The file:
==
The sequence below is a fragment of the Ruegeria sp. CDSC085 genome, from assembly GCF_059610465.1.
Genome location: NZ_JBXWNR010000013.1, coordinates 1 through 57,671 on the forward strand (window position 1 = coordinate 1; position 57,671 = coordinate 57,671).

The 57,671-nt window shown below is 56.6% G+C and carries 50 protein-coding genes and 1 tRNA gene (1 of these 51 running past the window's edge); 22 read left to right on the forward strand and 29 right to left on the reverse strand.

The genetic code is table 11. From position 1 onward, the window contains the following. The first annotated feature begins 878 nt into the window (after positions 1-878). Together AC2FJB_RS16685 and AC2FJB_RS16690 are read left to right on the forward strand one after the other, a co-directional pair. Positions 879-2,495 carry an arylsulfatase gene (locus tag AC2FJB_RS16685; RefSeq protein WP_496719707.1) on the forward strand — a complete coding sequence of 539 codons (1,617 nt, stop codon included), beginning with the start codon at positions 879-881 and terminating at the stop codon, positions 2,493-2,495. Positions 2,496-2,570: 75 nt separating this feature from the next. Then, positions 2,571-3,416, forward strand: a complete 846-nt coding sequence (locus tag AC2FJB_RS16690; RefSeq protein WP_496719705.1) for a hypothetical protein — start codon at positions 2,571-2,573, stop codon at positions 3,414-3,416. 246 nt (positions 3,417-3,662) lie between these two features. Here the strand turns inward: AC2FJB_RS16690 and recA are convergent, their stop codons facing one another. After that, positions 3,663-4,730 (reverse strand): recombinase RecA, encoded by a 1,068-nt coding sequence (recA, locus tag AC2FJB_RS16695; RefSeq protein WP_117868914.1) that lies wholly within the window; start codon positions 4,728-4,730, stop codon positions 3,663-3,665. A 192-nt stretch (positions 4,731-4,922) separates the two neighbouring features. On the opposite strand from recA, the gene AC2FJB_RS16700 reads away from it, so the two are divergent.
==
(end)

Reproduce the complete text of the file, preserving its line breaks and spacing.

The sequence below is a fragment of the Ruegeria sp. CDSC085 genome, from assembly GCF_059610465.1.
Genome location: NZ_JBXWNR010000013.1, coordinates 1 through 57,671 on the forward strand (window position 1 = coordinate 1; position 57,671 = coordinate 57,671).

The 57,671-nt window shown below is 56.6% G+C and carries 50 protein-coding genes and 1 tRNA gene (1 of these 51 running past the window's edge); 22 read left to right on the forward strand and 29 right to left on the reverse strand.

The genetic code is table 11. From position 1 onward, the window contains the following. The first annotated feature begins 878 nt into the window (after positions 1-878). Together AC2FJB_RS16685 and AC2FJB_RS16690 are read left to right on the forward strand one after the other, a co-directional pair. Positions 879-2,495 carry an arylsulfatase gene (locus tag AC2FJB_RS16685; RefSeq protein WP_496719707.1) on the forward strand — a complete coding sequence of 539 codons (1,617 nt, stop codon included), beginning with the start codon at positions 879-881 and terminating at the stop codon, positions 2,493-2,495. Positions 2,496-2,570: 75 nt separating this feature from the next. Then, positions 2,571-3,416, forward strand: a complete 846-nt coding sequence (locus tag AC2FJB_RS16690; RefSeq protein WP_496719705.1) for a hypothetical protein — start codon at positions 2,571-2,573, stop codon at positions 3,414-3,416. 246 nt (positions 3,417-3,662) lie between these two features. Here the strand turns inward: AC2FJB_RS16690 and recA are convergent, their stop codons facing one another. After that, positions 3,663-4,730 (reverse strand): recombinase RecA, encoded by a 1,068-nt coding sequence (recA, locus tag AC2FJB_RS16695; RefSeq protein WP_117868914.1) that lies wholly within the window; start codon positions 4,728-4,730, stop codon positions 3,663-3,665. A 192-nt stretch (positions 4,731-4,922) separates the two neighbouring features. On the opposite strand from recA, the gene AC2FJB_RS16700 reads away from it, so the two are divergent.